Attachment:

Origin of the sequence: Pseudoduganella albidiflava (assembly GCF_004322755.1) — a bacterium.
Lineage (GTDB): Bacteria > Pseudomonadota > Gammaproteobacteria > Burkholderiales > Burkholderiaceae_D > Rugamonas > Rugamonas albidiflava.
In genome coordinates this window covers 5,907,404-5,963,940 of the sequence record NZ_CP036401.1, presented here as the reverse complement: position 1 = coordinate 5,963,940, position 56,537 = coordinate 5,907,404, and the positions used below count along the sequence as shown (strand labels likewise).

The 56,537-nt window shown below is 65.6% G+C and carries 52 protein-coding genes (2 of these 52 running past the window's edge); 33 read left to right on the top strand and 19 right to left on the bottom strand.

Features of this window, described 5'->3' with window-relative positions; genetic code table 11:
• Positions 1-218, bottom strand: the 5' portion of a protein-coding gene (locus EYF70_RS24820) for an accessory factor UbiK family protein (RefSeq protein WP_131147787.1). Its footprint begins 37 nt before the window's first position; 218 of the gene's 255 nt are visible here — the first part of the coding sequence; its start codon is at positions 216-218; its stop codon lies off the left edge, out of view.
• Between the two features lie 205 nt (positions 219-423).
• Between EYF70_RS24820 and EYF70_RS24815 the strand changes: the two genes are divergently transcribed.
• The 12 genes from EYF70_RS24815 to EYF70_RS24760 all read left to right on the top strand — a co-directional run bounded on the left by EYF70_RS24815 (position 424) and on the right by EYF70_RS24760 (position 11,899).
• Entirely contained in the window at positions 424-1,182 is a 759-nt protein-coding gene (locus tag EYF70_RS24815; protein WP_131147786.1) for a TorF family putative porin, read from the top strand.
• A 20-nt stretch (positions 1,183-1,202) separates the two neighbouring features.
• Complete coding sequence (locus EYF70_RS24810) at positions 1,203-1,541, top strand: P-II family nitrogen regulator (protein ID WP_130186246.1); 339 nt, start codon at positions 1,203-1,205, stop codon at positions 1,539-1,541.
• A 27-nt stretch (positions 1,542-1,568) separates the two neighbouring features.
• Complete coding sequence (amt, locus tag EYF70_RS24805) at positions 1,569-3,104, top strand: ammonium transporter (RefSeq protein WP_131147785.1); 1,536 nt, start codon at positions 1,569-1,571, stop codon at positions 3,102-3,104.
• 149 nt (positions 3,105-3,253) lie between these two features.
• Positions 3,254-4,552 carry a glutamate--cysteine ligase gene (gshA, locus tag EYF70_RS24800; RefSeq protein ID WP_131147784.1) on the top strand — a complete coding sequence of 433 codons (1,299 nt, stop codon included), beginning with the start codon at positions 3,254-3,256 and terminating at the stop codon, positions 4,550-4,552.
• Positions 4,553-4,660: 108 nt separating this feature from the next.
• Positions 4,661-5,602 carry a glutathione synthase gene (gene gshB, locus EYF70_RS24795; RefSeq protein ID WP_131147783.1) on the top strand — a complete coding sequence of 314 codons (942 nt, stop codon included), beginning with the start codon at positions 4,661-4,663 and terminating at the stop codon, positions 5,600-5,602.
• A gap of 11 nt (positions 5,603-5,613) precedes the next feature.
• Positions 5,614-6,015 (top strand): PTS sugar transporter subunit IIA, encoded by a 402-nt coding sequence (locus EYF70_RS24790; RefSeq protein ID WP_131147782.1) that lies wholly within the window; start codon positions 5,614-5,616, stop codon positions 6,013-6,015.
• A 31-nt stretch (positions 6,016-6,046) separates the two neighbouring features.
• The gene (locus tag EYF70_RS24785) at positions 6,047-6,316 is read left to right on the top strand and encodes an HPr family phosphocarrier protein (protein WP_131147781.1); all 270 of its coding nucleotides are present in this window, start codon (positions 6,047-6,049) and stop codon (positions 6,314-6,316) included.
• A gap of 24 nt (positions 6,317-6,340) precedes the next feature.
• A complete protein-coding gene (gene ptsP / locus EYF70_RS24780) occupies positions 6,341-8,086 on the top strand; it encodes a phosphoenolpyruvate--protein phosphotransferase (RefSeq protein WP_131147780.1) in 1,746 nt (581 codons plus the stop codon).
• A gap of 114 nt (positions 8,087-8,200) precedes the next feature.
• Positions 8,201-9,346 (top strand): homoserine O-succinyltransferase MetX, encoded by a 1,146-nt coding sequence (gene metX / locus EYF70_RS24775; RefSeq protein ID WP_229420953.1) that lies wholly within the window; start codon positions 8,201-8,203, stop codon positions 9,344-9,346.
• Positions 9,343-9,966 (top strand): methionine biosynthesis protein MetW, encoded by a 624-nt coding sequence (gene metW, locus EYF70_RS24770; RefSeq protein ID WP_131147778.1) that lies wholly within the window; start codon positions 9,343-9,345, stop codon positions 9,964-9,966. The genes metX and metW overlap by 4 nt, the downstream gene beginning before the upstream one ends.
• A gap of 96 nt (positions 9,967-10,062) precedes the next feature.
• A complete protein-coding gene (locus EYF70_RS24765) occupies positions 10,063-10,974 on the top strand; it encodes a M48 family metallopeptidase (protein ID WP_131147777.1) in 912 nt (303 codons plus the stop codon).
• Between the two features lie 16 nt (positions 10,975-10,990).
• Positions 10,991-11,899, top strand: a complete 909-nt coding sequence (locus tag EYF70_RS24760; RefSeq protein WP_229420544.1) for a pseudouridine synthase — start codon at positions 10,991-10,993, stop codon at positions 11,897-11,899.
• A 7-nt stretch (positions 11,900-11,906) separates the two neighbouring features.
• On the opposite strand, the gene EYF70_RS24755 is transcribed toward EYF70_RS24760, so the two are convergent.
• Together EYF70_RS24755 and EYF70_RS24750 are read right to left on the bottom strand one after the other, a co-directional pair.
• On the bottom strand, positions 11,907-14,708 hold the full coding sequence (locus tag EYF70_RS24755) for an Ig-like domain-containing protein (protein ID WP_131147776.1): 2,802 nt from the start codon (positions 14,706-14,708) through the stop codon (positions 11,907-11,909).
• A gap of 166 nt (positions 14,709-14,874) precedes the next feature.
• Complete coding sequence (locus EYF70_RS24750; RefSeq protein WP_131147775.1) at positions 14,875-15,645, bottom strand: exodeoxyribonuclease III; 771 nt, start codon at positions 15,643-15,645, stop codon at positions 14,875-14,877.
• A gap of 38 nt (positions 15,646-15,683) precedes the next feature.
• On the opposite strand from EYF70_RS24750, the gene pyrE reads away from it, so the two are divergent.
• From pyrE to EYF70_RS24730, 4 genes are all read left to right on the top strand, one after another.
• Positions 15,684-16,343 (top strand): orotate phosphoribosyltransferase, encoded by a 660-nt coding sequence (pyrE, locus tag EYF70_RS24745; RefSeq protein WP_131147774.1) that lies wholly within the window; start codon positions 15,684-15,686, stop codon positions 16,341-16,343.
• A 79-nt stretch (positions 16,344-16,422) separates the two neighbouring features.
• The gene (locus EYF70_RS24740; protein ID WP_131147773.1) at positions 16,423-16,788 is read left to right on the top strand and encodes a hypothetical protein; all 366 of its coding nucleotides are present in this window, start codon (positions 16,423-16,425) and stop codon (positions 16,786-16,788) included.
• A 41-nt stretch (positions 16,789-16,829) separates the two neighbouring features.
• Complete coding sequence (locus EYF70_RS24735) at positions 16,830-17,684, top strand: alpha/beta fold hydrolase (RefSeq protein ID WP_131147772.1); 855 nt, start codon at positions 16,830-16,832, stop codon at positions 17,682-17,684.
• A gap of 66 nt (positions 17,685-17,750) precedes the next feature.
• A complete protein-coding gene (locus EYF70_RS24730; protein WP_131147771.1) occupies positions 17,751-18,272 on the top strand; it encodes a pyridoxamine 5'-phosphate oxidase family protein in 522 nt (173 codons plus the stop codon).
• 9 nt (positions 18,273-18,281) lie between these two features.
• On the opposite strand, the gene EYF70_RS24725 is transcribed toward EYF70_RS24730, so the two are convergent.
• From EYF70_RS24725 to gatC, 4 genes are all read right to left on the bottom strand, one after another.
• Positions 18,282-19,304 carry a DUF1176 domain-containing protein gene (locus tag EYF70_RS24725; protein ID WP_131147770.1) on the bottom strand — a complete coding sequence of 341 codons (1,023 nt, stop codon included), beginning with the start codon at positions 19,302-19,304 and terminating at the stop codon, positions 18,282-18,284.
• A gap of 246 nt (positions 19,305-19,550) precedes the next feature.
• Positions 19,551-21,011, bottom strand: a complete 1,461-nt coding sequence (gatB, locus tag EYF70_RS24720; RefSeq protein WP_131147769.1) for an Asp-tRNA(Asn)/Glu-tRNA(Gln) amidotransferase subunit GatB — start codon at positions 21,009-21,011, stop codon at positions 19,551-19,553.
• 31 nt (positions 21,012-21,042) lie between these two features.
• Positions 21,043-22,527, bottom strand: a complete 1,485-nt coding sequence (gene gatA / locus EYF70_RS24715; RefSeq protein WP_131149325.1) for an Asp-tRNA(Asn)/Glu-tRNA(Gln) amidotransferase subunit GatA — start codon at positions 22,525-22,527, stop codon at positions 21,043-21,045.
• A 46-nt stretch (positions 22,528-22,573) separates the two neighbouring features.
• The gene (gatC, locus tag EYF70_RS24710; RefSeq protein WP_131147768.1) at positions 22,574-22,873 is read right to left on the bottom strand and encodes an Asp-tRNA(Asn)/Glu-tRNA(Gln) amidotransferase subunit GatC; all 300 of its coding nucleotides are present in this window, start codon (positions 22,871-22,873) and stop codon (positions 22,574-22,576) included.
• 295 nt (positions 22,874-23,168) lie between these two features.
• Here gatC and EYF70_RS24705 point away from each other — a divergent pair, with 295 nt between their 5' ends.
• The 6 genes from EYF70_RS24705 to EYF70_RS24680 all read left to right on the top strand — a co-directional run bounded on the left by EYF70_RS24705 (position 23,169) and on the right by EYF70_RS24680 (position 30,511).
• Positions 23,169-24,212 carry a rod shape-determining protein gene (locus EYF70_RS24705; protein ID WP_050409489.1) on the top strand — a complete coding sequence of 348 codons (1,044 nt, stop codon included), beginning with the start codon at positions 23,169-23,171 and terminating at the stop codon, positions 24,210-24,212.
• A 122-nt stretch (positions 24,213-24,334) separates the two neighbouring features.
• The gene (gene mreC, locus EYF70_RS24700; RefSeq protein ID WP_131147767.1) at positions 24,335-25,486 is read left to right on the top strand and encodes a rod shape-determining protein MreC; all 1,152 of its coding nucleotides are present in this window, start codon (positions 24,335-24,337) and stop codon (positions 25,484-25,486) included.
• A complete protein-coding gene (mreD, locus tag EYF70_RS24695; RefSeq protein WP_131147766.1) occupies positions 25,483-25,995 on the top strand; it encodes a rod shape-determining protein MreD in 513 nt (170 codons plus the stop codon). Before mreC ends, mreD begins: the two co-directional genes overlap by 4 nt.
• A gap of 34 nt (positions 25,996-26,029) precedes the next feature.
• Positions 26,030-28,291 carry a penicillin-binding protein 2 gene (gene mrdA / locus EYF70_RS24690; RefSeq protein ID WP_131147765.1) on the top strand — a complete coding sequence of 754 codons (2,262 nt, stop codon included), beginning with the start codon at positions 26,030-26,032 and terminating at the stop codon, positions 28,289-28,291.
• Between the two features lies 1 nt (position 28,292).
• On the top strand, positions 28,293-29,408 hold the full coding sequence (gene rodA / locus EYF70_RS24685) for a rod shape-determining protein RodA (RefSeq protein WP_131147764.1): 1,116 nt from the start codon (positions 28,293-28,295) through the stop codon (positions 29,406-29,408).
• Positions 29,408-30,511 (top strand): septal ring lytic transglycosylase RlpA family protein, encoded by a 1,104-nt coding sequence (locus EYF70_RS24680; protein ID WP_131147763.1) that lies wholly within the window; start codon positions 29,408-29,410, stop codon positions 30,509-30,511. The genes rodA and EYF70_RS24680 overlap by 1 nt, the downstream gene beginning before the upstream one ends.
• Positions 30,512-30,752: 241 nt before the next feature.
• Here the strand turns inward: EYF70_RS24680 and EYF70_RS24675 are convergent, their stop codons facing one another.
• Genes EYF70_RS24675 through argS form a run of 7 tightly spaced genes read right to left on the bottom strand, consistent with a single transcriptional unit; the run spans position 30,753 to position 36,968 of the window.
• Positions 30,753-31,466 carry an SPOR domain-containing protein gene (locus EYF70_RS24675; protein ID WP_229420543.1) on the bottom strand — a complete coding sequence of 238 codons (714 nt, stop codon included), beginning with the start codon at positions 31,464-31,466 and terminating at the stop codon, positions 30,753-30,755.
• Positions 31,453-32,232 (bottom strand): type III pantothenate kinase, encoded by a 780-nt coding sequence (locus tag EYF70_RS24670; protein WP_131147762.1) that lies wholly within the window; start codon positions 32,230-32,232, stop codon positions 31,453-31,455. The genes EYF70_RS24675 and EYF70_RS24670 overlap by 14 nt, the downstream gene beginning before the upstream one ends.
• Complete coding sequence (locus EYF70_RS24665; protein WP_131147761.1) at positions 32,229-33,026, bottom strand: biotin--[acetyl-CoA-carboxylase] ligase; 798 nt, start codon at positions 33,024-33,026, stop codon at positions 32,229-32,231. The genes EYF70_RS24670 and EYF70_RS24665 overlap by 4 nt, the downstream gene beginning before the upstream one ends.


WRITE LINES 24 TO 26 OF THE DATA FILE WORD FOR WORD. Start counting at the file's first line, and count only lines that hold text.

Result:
• A complete protein-coding gene (gene ptsP / locus EYF70_RS24780) occupies positions 6,341-8,086 on the top strand; it encodes a phosphoenolpyruvate--protein phosphotransferase (RefSeq protein WP_131147780.1) in 1,746 nt (581 codons plus the stop codon).
• A gap of 114 nt (positions 8,087-8,200) precedes the next feature.
• Positions 8,201-9,346 (top strand): homoserine O-succinyltransferase MetX, encoded by a 1,146-nt coding sequence (gene metX / locus EYF70_RS24775; RefSeq protein ID WP_229420953.1) that lies wholly within the window; start codon positions 8,201-8,203, stop codon positions 9,344-9,346.